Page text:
When they leave her home alone for what should only be two nights, she’s already panicked. Then the snow starts falling and doesn’t stop. One of her neighbors is hurt in an accident. And the few people still left in Rusic need to make it to the river and the boat that’s tied there — their only way to get to a doctor from their isolated Alaska town.
But the woods are icy cold, and the wolves are hungry. Sloan and her group are running out of food, out of energy, and out of time. That’s when the wolves start hunting them . . .
Nafiza: The descriptions of these books are making me far colder than I should be. Brrr. I don’t know how I feel about the cover. I mean, I don’t mind it but it wouldn’t make me pick up the book in a store. I have read Scott’s YA and I wasn’t all that impressed but maybe MG will be different. Still, I’m not one for wolves so I’ll leave this one to Janet’s wolf-loving self.
Janet: This wolf-loving self isn’t impressed by the cover. Then again, maybe the red is a sign that this is a book for Yash. I like survival stories and outdoors settings, and the details about Sloan’s physical and mental state are just enough to catch my eye. The synopsis is appealing up until the point where wolves become the enemy. At that point? The facts have been thrown out the window, and I lose all interest. (The facts being the human species’s long history of killing wolves for the heck of killing wolves*, and wolves’s long history of generally avoiding humans.)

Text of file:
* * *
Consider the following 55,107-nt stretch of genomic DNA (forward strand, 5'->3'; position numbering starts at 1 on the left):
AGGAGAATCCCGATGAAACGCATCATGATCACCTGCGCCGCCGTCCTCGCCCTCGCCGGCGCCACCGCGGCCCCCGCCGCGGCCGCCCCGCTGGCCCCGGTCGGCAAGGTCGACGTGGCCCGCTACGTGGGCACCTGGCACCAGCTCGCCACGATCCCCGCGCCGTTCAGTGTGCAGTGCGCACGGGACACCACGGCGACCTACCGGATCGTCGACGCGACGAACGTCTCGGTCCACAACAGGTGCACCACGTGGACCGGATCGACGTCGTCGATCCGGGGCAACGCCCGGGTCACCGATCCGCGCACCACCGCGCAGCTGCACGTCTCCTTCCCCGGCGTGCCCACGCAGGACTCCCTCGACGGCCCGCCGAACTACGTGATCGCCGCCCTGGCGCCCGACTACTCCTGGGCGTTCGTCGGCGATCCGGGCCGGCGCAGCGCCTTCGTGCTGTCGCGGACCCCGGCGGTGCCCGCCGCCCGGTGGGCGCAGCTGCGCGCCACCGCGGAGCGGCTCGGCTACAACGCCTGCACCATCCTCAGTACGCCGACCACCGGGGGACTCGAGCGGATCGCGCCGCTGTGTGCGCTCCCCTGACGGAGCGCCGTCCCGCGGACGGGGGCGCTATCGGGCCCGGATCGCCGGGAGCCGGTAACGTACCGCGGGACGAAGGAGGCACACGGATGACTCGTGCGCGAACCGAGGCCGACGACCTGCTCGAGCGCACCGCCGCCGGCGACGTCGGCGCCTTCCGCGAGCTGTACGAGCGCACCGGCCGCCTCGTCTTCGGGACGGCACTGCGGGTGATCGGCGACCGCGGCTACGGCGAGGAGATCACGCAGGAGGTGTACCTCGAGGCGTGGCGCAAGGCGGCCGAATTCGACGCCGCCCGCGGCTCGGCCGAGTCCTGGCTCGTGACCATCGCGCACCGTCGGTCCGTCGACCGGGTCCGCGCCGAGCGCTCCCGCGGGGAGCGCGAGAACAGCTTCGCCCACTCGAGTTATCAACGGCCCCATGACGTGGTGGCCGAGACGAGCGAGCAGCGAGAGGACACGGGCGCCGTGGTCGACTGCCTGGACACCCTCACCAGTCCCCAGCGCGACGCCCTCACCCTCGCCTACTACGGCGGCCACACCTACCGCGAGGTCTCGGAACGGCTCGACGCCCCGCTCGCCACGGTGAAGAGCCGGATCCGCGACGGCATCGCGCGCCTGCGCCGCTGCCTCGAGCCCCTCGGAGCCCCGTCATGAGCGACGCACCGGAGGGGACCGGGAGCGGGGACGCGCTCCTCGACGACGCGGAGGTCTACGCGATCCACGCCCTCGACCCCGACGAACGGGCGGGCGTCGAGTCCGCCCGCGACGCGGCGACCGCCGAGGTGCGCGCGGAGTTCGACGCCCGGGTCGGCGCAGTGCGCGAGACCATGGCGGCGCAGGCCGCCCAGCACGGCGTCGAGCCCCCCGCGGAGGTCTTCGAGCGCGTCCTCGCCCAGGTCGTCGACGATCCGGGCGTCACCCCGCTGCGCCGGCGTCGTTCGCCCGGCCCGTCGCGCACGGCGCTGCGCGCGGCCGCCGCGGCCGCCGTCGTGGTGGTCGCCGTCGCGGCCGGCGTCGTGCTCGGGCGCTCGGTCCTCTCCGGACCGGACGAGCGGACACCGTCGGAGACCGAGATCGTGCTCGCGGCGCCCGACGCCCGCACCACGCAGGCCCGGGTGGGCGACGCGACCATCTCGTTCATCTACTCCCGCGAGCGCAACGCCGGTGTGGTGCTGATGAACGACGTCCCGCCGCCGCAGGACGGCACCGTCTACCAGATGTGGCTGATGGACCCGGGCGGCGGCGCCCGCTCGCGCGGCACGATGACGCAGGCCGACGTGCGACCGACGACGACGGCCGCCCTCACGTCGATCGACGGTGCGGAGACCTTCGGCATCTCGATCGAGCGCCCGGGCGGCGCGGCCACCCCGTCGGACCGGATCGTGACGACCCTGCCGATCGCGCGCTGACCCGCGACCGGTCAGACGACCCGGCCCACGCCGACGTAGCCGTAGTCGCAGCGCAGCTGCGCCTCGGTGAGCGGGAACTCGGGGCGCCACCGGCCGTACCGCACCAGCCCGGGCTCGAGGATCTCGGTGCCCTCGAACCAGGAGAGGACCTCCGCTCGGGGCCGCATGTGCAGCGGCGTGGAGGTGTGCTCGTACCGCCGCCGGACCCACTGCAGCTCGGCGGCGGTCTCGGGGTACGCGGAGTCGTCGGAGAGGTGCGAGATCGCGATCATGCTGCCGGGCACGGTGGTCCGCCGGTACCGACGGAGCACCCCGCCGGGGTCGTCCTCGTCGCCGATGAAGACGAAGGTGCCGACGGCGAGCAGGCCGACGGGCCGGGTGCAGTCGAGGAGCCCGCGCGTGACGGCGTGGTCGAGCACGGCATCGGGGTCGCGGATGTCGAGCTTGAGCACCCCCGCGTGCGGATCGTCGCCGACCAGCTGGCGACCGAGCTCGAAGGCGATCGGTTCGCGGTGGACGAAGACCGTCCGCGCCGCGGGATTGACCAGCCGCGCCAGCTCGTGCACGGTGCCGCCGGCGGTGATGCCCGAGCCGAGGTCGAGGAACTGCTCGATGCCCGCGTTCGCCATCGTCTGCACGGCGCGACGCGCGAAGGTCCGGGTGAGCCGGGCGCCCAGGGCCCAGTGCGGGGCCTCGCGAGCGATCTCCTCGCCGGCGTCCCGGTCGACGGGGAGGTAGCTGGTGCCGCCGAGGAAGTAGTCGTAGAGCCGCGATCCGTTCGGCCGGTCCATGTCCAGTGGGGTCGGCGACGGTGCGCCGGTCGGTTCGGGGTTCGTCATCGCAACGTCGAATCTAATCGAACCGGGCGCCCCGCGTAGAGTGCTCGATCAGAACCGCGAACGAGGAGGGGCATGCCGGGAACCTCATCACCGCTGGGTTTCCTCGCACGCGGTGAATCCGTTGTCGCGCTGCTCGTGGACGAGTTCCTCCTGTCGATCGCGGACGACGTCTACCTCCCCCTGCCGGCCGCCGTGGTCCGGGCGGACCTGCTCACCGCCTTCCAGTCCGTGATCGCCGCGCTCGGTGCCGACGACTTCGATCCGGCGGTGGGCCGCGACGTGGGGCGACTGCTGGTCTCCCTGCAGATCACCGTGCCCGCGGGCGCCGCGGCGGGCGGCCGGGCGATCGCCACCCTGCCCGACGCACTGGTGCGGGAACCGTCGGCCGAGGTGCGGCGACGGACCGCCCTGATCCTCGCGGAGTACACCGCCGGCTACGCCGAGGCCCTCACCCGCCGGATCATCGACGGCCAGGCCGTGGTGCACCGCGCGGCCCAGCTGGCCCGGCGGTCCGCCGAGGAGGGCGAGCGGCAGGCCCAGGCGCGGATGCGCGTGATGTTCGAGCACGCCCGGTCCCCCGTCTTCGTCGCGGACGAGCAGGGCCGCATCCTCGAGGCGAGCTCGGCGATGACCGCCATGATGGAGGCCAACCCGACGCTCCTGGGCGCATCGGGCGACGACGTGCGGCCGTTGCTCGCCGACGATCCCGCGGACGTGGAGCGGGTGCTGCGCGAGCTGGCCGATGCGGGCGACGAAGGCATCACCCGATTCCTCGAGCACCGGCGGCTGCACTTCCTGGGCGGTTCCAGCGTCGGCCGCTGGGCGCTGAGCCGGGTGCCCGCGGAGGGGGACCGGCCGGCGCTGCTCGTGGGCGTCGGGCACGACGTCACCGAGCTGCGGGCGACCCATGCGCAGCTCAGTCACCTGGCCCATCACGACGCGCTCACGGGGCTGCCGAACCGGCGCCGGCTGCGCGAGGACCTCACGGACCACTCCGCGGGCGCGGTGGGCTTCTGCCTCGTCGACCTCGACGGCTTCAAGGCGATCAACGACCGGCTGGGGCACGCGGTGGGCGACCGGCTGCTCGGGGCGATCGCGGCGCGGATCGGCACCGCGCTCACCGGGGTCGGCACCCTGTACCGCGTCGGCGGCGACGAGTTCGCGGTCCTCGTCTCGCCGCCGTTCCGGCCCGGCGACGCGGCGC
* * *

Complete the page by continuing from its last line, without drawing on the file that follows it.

*Despite multiple scientific studies which prove that killing wolves is ecologically unsound,** there are multiple wolf culls currently planned or ongoing in Canada and other countries. Sometimes I am ashamed of my species.
**As well as ethically repulsive.
Jane: Dude, what’s up with mothers this time around? They’re either dead or absent. Yikes… And what’s with leaving young people alone in isolated cabins? Doesn’t anybody watch movies?!? That’s not a good idea! It might be addressed in the story, but why are these townspeople so ill prepared for life in the remote Alaskan wilderness?? I mean, of course the snow starts and doesn’t stop. YOU LIVE IN ALASKA IT GETS COLD THERE. Don’t these people have satellite phones, Skidoos, generators and rifles? You live in the Alaskan wilderness, where there are grizzly bears – I’m guessing more than few people in this village are going to have guns. I mean, if you live in the wilderness, you’re usually prepared, or you don’t last very long. Honestly I think this would work better as a historical novel, so I wouldn’t be shaking my head going “Really?” This sounds like a kidlit version of The Grey…Cover’s pretty, though.